For these reasons, we believe that sucralose is an additive that should be avoided.


1. Chemical Cuisine, Center for Science in the Public Interest,

2. Hoza-Farlow, Christine, D.C. Food Additives. A Shopper’s Guide to What’s Safe and What’s Not (KISS For Health Publishing: California, 2004).

3. McCaffrey, Dee, CDC. Plan-D: The Amazing Anti-Diet That Will Change Your Life Forever. Center For Processed-Free Living, Tempe, AZ, 2009. p. 65-66.

4. Starr-Hull, Janet, Dr. Splenda: Is It Safe or Not? (Texas: The Pickle Press, 2004), 10-11.

Sodium Nitrate and Sodium Nitrite
In 1995, a petition was brought before the commissioner of the Food and Drug Administration (FDA) requesting the FDA to require a cancer risk warning on packages of hot dogs that contain preservatives called nitrites. The grounds for this petition were alarming: scientific information on excess risks of childhood brain tumors and leukemia have been linked to the consumption of hot dogs-specifically hot dogs containing nitrite preservatives.

Nitrites, more specifically compounds called Sodium Nitrite and Potassium Nitrite, are chemical preservatives traditionally used in the processing of cooked and smoked deli meats. Their primary purpose is to prevent botulism, and to improve color and flavor in cured meat and poultry products (bologna, hot dogs, bacon).

Nearly all processed meats are made with sodium nitrite: breakfast sausage, hot dogs, jerkies, bacon, lunch meat, and even meats in canned soup products.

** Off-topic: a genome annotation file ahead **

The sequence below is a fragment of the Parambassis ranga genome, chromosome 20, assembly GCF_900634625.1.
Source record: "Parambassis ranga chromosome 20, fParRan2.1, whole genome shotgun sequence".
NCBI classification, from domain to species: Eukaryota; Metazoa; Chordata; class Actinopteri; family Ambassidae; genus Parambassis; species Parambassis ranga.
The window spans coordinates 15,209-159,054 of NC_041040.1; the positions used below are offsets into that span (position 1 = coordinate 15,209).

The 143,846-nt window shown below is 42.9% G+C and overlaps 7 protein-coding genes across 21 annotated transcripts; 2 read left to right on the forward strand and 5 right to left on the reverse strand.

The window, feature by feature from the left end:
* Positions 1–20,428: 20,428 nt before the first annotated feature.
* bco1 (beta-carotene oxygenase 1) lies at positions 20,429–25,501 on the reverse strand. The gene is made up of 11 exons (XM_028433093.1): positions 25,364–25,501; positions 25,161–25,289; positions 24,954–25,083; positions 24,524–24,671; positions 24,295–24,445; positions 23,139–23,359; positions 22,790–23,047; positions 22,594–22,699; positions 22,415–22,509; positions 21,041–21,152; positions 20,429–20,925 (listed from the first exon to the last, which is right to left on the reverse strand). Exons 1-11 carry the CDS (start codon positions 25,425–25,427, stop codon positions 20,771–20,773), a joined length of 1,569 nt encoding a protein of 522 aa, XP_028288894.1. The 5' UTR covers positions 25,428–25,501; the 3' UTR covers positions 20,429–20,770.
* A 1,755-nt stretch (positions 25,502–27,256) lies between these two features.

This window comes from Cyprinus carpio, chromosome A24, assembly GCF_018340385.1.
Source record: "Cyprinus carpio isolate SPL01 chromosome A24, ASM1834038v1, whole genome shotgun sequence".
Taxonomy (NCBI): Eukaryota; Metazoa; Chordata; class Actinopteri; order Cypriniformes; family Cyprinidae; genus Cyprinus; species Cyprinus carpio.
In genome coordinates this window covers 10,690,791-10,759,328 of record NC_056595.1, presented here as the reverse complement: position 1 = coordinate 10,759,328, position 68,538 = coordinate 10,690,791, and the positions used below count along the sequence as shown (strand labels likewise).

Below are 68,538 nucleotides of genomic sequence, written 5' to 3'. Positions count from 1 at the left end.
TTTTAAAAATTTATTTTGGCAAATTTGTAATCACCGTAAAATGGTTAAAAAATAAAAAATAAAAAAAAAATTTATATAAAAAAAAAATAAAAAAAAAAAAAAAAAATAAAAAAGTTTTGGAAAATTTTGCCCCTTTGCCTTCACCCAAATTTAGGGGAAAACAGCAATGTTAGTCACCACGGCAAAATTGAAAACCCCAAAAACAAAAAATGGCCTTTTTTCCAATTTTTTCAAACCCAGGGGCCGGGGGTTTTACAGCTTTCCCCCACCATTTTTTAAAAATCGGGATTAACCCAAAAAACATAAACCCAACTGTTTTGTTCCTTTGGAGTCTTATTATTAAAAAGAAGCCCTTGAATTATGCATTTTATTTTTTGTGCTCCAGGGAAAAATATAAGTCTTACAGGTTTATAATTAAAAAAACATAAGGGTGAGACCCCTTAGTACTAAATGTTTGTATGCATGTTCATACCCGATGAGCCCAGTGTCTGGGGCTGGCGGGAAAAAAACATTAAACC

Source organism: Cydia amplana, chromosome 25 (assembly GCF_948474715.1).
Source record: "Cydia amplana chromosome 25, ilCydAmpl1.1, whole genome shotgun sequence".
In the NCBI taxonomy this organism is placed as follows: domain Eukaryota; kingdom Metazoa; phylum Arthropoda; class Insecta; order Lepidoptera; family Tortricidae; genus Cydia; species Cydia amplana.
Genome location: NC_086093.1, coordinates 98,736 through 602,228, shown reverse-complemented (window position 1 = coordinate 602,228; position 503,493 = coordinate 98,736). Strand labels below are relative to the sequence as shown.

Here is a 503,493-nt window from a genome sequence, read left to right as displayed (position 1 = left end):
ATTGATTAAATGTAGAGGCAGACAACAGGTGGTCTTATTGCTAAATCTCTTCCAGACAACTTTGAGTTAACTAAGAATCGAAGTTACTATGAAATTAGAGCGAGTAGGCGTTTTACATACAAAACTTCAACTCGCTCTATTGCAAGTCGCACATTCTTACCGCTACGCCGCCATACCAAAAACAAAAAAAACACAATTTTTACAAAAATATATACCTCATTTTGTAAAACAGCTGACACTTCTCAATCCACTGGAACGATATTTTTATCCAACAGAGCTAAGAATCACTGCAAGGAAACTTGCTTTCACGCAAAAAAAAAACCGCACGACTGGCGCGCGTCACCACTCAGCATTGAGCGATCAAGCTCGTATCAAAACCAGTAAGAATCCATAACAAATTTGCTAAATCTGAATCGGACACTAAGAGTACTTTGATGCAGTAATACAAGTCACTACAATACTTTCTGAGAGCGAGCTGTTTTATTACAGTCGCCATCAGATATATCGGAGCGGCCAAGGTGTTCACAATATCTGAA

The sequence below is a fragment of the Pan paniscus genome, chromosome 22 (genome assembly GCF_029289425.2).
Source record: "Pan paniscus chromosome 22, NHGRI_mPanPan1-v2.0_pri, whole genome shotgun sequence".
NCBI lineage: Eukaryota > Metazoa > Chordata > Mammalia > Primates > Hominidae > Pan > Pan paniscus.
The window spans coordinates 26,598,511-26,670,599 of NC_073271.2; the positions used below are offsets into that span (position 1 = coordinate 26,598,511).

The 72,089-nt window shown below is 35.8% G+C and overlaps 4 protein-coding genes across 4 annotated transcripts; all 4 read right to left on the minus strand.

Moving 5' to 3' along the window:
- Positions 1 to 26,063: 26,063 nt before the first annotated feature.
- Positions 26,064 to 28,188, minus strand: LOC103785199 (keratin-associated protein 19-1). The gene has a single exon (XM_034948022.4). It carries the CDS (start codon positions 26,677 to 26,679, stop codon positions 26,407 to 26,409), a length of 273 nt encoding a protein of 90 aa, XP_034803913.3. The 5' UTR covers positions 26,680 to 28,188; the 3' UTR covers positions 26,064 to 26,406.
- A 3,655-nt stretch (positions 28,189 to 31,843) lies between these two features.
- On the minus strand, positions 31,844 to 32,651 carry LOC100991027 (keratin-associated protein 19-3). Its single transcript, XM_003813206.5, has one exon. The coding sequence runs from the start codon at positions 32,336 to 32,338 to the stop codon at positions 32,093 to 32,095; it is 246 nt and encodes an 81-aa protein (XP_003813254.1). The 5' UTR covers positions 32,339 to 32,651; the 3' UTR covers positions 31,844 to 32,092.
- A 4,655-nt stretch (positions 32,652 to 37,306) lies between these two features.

You can even purchase sodium nitrate for use in making your own jerky.

During the cooking process, nitrites combine with amines naturally present in the meat to form cancer-forming N-nitroso compounds. When consumers eat sodium nitrite in popular meat products, nitrosamines are formed in the body where they promote the growth of various cancers, including colorectal cancer, pancreatic cancer, and cancer of the oral cavity, urinary bladder, esophagus, stomach and brain.

There is substantial evidence on the risks of childhood cancer from the consumption of meats containing nitrites. A 1982 study found that consumption during pregnancy of meats cured with sodium nitrite has been associated with development of brain tumors in the offspring.

Recent case-control studies have confirmed the risks of cancer from consumption of hot dogs. Eating many hot dogs by children, as well maternal hot dog consumption during pregnancy, has been shown to be associated with brain cancer and leukemia in children.

Numerous other studies performed between 1986 and 1989 on children who were diagnosed with brain cancer showing a correlation to nitrites.

The results linking hot dogs and brain tumors (replicating an earlier study) and the apparent synergism between no vitamins and meat consumption suggest a possible adverse effect of dietary nitrites and nitrosamines.”

The carcinogenic effects of nitrites are not limited only to children who eat hot dogs. Research in Sweden found that Swedes who ate on average 3 ounces of processed meat each day had a 15 percent greater chance of developing stomach cancer than those who consumed 2 ounces or less.

The Cancer Research Center of Hawaii and the University of Southern California reported in the Journal of the National Cancer Institute that they studied 190,000 people, ages 45 to 75, for seven years. Those who ate the most processed meat (bacon, ham, cold cuts) had a 68% higher risk of pancreatic cancer than those who ate the least.